From the first to the fifth centuries AD, Britain – though not officially Scotland, which lay beyond the frontier at Hadrian’s Wall – was part of the Roman Empire. It was situated at the empire’s westernmost periphery, which was probably a contributing factor in a number of attempted power grabs.
The Last Kingdom – BBC’s historical drama set in the time of Alfred the Great’s war with the Vikings – has returned to our screens for a second series. While most attention will continue to focus on the fictional hero Uhtred, his story is played out against a political background where the main protagonist is the brooding and bookish mastermind Alfred the Great, vividly portrayed in the series by David Dawson.
In the past, researchers have paid limited attention to this fact, which has led to a dearth of modern anthropological, historical and archaeological investigations as well as insights regarding this period of proto-globilisation in this region of the world.
The Upper Palaeolithic is best understood period of the Old Stone Age, beginning shortly after the extinction of Homo neanderthalensis and the encroachment of the new hominin Homo sapiens from Africa into Europe.
Mushrooms, or Agaricomycetes, are common, conspicuous and morphologically diverse fungi. Most agaricomycete fruiting bodies are ephemeral, so they are extremely rare in fossils. Up to now, all described species of gilled mushrooms, or Agaricales, have been known exclusively from amber.
A large international research team has found the oldest fossil human cranium in Portugal, marking an important contribution to knowledge of human evolution during the middle Pleistocene in Europe and to the origin of the Neandertals.
DNA in hair samples collected from Aboriginal people across Australia in the early to mid-1900s has revealed that populations have been continuously present in the same regions for up to 50,000 years – soon after the peopling of Australia.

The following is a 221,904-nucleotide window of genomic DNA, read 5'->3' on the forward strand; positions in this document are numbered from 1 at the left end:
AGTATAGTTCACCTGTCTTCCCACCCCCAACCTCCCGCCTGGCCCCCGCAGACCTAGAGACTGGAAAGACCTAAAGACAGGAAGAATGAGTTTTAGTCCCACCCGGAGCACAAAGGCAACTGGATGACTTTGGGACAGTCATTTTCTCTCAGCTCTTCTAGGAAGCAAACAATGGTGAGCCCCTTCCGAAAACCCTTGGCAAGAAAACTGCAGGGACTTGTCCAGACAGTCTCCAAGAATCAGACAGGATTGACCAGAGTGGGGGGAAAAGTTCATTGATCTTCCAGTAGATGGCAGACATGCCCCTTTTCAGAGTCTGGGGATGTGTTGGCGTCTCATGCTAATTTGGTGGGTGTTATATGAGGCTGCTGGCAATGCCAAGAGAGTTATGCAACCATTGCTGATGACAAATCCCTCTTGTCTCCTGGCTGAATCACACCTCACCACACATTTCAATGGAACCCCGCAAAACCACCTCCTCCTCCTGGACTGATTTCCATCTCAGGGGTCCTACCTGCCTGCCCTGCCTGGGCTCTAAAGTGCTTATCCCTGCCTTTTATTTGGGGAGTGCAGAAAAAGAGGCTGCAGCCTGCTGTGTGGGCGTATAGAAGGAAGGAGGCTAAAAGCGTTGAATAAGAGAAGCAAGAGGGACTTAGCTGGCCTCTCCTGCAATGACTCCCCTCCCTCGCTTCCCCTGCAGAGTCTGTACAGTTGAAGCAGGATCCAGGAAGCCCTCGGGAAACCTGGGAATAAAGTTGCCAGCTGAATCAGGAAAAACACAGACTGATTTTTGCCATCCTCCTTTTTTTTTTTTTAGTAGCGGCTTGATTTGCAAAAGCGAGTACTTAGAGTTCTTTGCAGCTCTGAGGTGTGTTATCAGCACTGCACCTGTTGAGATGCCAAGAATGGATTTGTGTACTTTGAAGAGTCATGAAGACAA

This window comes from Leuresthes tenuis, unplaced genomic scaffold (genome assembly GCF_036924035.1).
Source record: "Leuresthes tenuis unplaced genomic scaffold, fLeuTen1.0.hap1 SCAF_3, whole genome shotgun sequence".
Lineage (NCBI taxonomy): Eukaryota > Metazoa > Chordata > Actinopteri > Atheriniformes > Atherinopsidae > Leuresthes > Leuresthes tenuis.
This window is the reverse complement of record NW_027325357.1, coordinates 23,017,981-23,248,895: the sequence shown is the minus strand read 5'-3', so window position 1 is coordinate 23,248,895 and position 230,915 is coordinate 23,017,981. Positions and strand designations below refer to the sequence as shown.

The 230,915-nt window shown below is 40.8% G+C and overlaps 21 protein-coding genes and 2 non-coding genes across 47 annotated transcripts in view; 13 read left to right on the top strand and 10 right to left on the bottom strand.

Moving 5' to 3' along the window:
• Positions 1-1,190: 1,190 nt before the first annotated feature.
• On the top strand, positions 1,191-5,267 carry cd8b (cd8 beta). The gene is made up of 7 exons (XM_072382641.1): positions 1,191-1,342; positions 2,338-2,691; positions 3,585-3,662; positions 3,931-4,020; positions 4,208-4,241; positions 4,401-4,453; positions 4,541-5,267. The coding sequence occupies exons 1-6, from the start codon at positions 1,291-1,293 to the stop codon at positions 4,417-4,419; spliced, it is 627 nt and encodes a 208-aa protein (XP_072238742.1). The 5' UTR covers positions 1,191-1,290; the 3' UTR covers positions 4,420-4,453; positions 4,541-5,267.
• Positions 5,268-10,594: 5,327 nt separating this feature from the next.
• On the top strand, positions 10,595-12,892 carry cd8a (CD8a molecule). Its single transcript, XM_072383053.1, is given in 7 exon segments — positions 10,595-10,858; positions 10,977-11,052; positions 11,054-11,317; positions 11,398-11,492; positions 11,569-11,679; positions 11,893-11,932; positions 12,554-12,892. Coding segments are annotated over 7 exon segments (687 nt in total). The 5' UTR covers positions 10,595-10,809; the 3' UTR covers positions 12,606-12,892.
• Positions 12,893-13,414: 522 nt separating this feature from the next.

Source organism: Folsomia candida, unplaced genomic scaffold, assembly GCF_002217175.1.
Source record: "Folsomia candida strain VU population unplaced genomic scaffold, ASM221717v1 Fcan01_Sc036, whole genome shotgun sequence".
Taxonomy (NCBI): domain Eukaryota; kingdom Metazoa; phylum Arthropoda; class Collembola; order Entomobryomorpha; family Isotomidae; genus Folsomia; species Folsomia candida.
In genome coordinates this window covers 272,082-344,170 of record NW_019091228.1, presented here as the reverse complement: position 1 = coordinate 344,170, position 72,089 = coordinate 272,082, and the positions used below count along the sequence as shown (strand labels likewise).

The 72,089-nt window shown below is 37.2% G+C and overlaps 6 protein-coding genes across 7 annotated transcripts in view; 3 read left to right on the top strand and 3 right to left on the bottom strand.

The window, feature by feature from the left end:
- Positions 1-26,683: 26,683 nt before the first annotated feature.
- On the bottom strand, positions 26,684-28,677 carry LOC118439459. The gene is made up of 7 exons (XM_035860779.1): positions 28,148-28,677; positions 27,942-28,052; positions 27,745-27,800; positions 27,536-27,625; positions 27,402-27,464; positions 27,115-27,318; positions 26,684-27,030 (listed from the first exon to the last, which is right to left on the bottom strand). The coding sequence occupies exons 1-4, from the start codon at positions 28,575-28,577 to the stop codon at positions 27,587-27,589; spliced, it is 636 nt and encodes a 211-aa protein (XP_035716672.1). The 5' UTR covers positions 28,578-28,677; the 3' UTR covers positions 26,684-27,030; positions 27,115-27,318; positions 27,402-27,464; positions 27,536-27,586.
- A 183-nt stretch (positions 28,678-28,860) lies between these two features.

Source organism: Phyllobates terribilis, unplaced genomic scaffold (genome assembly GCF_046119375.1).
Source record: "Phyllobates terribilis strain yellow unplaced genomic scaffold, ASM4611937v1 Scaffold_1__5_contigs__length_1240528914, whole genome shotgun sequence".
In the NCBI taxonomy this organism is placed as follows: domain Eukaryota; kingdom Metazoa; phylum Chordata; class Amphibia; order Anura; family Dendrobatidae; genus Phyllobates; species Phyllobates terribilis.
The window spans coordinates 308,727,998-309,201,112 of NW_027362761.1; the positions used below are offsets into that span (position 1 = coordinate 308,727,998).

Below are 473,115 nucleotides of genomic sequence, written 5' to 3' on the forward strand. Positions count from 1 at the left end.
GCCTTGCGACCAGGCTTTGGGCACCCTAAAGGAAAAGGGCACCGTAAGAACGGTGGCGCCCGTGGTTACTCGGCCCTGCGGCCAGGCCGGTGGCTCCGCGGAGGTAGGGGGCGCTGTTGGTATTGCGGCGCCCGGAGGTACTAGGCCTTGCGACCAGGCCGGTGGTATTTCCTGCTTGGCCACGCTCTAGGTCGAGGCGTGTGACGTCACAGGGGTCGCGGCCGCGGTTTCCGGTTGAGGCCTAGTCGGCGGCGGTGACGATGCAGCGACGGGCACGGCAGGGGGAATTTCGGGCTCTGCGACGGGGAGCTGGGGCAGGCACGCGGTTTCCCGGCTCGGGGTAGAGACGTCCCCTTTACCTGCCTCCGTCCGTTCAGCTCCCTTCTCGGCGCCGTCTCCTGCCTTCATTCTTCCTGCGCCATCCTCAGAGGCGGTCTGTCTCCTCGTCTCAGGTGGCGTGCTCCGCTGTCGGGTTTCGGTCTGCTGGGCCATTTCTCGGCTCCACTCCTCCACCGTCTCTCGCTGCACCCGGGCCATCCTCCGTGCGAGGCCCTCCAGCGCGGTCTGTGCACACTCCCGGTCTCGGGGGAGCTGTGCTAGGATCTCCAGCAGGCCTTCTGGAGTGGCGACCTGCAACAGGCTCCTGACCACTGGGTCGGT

Ancient DNA found in the dental plaque of Neandertals – our nearest extinct relative – has provided remarkable new insights into their behaviour, diet and evolutionary history, including their use of plant-based medicine to treat pain and illness.
No one knows for certain why the Clovis people and iconic beasts -- mastodon, mammoth and saber-toothed tiger - living some 12,800 years ago suddenly disappeared. However, a discovery of widespread platinum at archaeological sites across the United States by three University of South Carolina archaeologists has provided an important clue in solving this enduring mystery.
Nature magazine, and in which scientific investigators from the Spanish National Research Council (CSIC) collaborated, provides information about the diet of the Neanderthals who inhabited the El Sidrón site in Asturias, northern Spain.
The Lomonosov Moscow State University anthropologists have put forward an assumption that the Scythian gene pool was formed on the basis of local tribes with some participation of populations, migrated to the northern Black Sea region from Central Asia. The research results have been published in the American Journal of Physical Anthropology.
Two partial archaic human skulls, from the Lingjing site, Xuchang, central China, provide a new window into the biology and populations patterns of the immediate predecessors of modern humans in eastern Eurasia.
An international team of ecologists and social scientists has shown in a new study published 3 March in the journal Science that tree species domesticated and distributed throughout the Amazon basin by indigenous peoples before 1492 continue to play an important role in modern-day forests.
Found by two metal detectorists in a Staffordshire field, the Leekfrith torcs are a spectacular example of late Iron Age jewellery and show just how skilled the pre-Roman inhabitants of Britain were in metalwork. But the torcs are not just beautiful and valuable objects, they also help archaeologists understand how Iron Age society worked.
The history of people and landscapes, whether natural or cultural, is fundamentally connected. Answering key historical questions about this relation will allow us to approach our most important environmental issues in novel ways.